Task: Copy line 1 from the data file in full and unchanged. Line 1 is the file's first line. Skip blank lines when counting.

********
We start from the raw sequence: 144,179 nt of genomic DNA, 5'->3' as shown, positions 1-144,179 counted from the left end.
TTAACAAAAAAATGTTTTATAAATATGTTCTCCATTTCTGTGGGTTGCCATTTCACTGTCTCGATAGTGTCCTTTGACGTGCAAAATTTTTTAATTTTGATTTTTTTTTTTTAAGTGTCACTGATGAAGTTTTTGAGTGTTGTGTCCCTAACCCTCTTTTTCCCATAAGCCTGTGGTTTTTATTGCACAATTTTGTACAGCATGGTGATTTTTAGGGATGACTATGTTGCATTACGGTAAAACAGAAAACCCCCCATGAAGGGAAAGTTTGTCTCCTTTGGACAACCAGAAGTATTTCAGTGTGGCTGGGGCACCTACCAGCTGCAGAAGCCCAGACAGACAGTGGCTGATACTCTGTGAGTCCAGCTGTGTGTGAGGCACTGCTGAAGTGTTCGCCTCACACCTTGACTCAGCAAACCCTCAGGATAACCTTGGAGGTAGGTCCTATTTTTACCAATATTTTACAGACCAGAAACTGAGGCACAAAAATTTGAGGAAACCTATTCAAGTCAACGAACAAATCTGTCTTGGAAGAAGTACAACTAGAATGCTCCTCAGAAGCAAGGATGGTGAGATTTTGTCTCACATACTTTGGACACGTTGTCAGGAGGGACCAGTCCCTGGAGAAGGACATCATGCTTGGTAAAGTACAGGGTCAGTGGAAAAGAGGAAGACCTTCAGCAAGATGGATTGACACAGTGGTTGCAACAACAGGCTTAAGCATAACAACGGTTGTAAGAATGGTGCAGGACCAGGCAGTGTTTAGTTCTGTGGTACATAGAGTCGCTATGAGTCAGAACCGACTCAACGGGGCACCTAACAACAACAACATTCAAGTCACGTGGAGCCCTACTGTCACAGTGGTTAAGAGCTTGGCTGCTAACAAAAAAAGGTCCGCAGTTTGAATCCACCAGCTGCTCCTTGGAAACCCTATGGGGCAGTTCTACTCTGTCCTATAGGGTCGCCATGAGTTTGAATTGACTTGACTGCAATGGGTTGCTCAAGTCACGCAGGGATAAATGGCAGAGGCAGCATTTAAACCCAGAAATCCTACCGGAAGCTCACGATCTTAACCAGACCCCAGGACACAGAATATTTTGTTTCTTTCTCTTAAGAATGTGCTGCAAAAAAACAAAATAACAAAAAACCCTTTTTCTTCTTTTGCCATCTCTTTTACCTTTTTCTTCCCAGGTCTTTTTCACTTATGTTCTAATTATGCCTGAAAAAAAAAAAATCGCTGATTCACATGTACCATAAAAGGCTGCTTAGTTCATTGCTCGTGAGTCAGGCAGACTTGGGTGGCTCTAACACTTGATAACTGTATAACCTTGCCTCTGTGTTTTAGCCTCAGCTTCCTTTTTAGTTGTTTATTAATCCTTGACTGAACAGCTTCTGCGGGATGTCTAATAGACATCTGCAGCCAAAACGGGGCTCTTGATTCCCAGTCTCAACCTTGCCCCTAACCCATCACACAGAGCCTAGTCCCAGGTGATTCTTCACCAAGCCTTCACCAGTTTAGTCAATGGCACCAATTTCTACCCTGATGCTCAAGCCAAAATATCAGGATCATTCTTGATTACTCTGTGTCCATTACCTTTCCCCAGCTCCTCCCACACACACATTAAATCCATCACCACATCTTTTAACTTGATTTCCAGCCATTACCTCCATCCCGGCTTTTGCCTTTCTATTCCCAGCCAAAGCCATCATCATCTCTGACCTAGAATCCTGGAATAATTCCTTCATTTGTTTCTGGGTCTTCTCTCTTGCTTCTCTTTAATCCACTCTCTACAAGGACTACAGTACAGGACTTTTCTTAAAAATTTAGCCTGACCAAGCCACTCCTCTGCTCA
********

We start from the raw sequence: 144,179 nt of genomic DNA, 5'->3' as shown, positions 1-144,179 counted from the left end.